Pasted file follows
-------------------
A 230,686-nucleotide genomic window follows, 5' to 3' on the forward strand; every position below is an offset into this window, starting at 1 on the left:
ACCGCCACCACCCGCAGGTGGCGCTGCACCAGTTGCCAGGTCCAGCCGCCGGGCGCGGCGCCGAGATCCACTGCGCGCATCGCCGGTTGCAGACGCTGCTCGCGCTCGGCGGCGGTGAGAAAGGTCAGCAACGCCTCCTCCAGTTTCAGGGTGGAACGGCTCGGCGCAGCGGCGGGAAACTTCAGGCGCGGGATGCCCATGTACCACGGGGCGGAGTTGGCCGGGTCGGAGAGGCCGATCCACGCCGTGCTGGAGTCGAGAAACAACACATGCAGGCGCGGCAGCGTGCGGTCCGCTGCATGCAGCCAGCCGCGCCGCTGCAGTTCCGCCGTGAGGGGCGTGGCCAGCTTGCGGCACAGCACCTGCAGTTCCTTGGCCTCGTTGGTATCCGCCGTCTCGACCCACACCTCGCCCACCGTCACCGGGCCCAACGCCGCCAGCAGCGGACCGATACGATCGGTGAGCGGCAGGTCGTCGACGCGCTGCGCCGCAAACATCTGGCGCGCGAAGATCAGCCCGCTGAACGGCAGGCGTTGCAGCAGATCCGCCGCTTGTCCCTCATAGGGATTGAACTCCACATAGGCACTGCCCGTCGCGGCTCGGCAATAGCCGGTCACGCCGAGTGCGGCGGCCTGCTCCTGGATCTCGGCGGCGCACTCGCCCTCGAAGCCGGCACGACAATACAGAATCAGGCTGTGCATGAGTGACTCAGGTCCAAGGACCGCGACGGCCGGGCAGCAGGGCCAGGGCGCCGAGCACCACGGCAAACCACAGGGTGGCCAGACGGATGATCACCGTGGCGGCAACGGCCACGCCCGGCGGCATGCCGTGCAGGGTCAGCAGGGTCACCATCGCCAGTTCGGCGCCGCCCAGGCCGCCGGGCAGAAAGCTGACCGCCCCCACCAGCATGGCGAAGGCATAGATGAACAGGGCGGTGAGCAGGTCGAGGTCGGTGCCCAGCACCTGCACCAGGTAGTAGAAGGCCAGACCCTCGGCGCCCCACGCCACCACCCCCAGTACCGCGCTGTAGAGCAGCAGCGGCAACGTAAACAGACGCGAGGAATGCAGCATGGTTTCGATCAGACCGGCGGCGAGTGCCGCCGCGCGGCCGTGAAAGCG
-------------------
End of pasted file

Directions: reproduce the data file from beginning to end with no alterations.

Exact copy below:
A 230,686-nucleotide genomic window follows, 5' to 3' on the forward strand; every position below is an offset into this window, starting at 1 on the left:
ACCGCCACCACCCGCAGGTGGCGCTGCACCAGTTGCCAGGTCCAGCCGCCGGGCGCGGCGCCGAGATCCACTGCGCGCATCGCCGGTTGCAGACGCTGCTCGCGCTCGGCGGCGGTGAGAAAGGTCAGCAACGCCTCCTCCAGTTTCAGGGTGGAACGGCTCGGCGCAGCGGCGGGAAACTTCAGGCGCGGGATGCCCATGTACCACGGGGCGGAGTTGGCCGGGTCGGAGAGGCCGATCCACGCCGTGCTGGAGTCGAGAAACAACACATGCAGGCGCGGCAGCGTGCGGTCCGCTGCATGCAGCCAGCCGCGCCGCTGCAGTTCCGCCGTGAGGGGCGTGGCCAGCTTGCGGCACAGCACCTGCAGTTCCTTGGCCTCGTTGGTATCCGCCGTCTCGACCCACACCTCGCCCACCGTCACCGGGCCCAACGCCGCCAGCAGCGGACCGATACGATCGGTGAGCGGCAGGTCGTCGACGCGCTGCGCCGCAAACATCTGGCGCGCGAAGATCAGCCCGCTGAACGGCAGGCGTTGCAGCAGATCCGCCGCTTGTCCCTCATAGGGATTGAACTCCACATAGGCACTGCCCGTCGCGGCTCGGCAATAGCCGGTCACGCCGAGTGCGGCGGCCTGCTCCTGGATCTCGGCGGCGCACTCGCCCTCGAAGCCGGCACGACAATACAGAATCAGGCTGTGCATGAGTGACTCAGGTCCAAGGACCGCGACGGCCGGGCAGCAGGGCCAGGGCGCCGAGCACCACGGCAAACCACAGGGTGGCCAGACGGATGATCACCGTGGCGGCAACGGCCACGCCCGGCGGCATGCCGTGCAGGGTCAGCAGGGTCACCATCGCCAGTTCGGCGCCGCCCAGGCCGCCGGGCAGAAAGCTGACCGCCCCCACCAGCATGGCGAAGGCATAGATGAACAGGGCGGTGAGCAGGTCGAGGTCGGTGCCCAGCACCTGCACCAGGTAGTAGAAGGCCAGACCCTCGGCGCCCCACGCCACCACCCCCAGTACCGCGCTGTAGAGCAGCAGCGGCAACGTAAACAGACGCGAGGAATGCAGCATGGTTTCGATCAGACCGGCGGCGAGTGCCGCCGCGCGGCCGTGAAAGCG